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Hiren J. Mehta, MD; Paul J. Nietert, PhD; Nichole T. Tanner, MD, FCCP; James G. Ravenel, MD; Gerard A. Silvestri, MD, FCCP
Author and Funding Information

From the Division of Pulmonary, Critical Care, and Sleep Medicine (Dr Mehta), University of Florida College of Medicine; and Department of Public Health Sciences (Dr Nietert), Division of Pulmonary, Critical Care, Allergy and Sleep Medicine (Drs Tanner and Silvestri), and Department of Radiology and Radiological Sciences (Dr Ravenel), Medical University of South Carolina.

CORRESPONDENCE TO: Hiren J. Mehta, MD, Division of Pulmonary, Critical Care, and Sleep Medicine, University of Florida College of Medicine, 1600 SW Archer Rd, M 452, Gainesville, FL 32610; e-mail: hiren.mehta@medicine.ufl.edu


FINANCIAL/NONFINANCIAL DISCLOSURES: The authors have reported to CHEST that no potential conflicts of interest exist with any companies/organizations whose products or services may be discussed in this article.

Reproduction of this article is prohibited without written permission from the American College of Chest Physicians. See online for more details.


Chest. 2014;146(2):e70. doi:10.1378/chest.14-0915
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Published online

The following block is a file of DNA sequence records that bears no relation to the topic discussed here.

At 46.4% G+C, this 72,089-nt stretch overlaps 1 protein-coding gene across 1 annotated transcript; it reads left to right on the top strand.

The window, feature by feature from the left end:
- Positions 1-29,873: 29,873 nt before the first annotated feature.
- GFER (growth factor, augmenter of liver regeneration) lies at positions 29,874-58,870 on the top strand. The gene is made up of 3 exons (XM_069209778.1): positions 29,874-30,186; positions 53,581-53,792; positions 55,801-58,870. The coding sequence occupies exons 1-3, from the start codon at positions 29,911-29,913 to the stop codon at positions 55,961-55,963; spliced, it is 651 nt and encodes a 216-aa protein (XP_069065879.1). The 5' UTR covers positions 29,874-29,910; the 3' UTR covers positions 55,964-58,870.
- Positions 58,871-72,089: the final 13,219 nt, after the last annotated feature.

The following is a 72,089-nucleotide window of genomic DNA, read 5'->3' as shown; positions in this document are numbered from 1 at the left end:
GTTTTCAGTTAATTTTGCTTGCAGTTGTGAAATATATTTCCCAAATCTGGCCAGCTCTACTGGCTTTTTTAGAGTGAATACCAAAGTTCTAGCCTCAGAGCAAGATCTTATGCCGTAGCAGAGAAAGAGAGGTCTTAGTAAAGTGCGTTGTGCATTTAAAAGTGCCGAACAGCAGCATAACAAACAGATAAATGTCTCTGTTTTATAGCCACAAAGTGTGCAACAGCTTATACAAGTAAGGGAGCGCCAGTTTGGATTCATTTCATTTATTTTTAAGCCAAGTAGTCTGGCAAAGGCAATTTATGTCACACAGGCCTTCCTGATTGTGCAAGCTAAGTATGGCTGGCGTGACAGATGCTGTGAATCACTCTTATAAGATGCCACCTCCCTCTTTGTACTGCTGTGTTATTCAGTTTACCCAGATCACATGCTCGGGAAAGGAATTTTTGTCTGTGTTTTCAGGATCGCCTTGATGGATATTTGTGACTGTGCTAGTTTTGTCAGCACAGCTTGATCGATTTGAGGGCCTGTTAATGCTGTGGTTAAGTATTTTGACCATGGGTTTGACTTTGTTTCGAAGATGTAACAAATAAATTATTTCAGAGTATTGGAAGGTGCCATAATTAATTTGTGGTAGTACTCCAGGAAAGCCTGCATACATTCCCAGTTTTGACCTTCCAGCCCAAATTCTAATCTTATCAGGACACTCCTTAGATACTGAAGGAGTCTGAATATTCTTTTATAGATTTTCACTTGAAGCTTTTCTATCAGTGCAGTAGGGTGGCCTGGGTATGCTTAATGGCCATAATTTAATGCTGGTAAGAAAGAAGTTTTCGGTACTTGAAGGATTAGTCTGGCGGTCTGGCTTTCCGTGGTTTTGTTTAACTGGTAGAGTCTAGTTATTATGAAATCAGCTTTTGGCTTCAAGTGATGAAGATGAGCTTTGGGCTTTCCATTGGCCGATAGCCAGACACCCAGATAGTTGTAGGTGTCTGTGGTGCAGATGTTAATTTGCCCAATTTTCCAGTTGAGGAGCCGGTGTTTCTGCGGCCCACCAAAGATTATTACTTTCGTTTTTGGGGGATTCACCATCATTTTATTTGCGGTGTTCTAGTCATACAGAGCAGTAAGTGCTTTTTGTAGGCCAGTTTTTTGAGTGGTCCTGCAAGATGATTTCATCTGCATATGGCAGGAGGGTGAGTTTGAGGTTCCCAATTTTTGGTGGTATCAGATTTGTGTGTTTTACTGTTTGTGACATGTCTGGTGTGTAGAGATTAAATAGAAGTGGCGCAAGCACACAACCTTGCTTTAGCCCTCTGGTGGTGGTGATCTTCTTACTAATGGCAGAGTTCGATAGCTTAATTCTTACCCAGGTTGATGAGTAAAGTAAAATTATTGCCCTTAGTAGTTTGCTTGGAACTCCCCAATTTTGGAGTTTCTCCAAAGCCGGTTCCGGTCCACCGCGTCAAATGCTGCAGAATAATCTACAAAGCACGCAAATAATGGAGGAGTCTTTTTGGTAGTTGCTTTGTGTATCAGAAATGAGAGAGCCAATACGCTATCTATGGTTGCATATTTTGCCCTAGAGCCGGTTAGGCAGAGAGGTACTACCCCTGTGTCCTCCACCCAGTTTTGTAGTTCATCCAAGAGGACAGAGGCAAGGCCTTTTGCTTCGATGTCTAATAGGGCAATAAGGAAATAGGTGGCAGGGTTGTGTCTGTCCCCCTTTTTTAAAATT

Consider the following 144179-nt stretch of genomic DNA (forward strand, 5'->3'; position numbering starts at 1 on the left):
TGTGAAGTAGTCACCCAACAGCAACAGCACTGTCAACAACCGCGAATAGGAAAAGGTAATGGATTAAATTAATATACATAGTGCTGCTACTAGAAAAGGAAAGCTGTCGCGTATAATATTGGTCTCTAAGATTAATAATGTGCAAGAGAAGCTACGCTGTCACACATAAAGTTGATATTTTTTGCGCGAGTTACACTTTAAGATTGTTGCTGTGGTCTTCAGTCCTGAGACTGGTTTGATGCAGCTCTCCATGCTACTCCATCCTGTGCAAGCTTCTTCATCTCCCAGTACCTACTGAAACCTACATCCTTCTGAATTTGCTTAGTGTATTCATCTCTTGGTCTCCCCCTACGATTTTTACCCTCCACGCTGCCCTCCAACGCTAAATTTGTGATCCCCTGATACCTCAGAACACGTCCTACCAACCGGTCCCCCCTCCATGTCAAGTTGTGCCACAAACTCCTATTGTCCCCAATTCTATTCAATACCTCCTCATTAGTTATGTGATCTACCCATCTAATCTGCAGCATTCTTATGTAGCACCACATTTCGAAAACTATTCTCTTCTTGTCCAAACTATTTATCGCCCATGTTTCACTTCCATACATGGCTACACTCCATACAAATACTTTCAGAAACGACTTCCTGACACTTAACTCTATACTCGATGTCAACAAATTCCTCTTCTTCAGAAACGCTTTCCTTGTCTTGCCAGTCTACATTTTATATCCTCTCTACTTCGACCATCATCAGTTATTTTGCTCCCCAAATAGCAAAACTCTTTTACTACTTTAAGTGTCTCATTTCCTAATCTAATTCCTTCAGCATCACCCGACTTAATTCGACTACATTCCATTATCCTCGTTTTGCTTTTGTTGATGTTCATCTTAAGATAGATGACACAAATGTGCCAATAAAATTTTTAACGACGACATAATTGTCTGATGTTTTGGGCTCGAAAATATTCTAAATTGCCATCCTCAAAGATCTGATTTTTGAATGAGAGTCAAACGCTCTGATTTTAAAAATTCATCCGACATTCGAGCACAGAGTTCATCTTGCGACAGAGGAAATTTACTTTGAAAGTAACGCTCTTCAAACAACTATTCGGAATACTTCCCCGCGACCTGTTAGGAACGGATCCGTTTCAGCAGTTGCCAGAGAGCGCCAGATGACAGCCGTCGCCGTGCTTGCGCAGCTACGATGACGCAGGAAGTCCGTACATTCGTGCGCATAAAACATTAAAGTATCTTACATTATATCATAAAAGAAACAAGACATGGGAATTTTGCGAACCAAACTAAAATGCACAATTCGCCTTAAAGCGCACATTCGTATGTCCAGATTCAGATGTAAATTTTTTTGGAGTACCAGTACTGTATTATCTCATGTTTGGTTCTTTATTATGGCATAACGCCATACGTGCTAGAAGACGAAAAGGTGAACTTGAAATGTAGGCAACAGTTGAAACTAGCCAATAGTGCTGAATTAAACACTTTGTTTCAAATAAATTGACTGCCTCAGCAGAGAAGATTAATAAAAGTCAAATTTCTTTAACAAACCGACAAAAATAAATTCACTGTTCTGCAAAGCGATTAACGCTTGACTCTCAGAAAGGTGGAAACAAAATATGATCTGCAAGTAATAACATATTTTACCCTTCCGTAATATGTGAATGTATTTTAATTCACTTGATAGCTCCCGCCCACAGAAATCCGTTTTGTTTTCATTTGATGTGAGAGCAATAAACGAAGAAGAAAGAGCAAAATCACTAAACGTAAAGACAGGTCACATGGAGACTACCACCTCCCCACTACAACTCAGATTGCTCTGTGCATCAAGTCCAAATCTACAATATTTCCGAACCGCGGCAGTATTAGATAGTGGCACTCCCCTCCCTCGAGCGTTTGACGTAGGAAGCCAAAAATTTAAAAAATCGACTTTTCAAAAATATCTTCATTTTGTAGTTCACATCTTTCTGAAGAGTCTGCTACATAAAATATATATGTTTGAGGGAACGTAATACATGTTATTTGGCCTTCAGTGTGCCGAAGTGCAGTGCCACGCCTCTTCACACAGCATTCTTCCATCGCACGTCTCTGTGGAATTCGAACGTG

To the Editor:

We thank Dr Hochhegger and colleagues for their interest in our study on the utility of nodule volume in the context of malignancy prediction for small pulmonary nodules.1 The letter raises several important points, including that there may be significant interobserver and intraobsever variability in nodule volume measurement, which itself depends on various factors like image acquisition, reconstruction, nodule characteristics, and the use of a segmentation algorithm.2,3 We agree that variability in volume measurement is a significant challenge for introducing semiautomated volumetric software into daily practice.

Nodule volumes, however, can be consistently reproduced using standardized protocols. Gietema and colleagues4 demonstrated that under certain conditions (using standard CT image slice thickness, fixed energy, scan time of 10 s, and a soft kernel for reconstruction), a high degree (r = 0.99) of interobserver correlation can be achieved for small- and intermediate-sized nodules using semiautomated volumetric software. It has also been shown that variability in volume measurements is related to nodule size, morphology, and location. For small- to intermediate-sized solid nodules surrounded by lung parenchyma, volumetric measurements are reproducible. Wang and colleagues5 demonstrated that as long as consistent reconstruction parameters are applied using soft kernel, the volume measurements are very reproducible. In their study, no statistically significant benefit for consensus double reading on semiautomated volumetry was found. Based on these findings, the fourth screening round image reading in the Dutch-Belgian randomized lung cancer screening trial (NELSON) is, in fact, performed by only one reader.6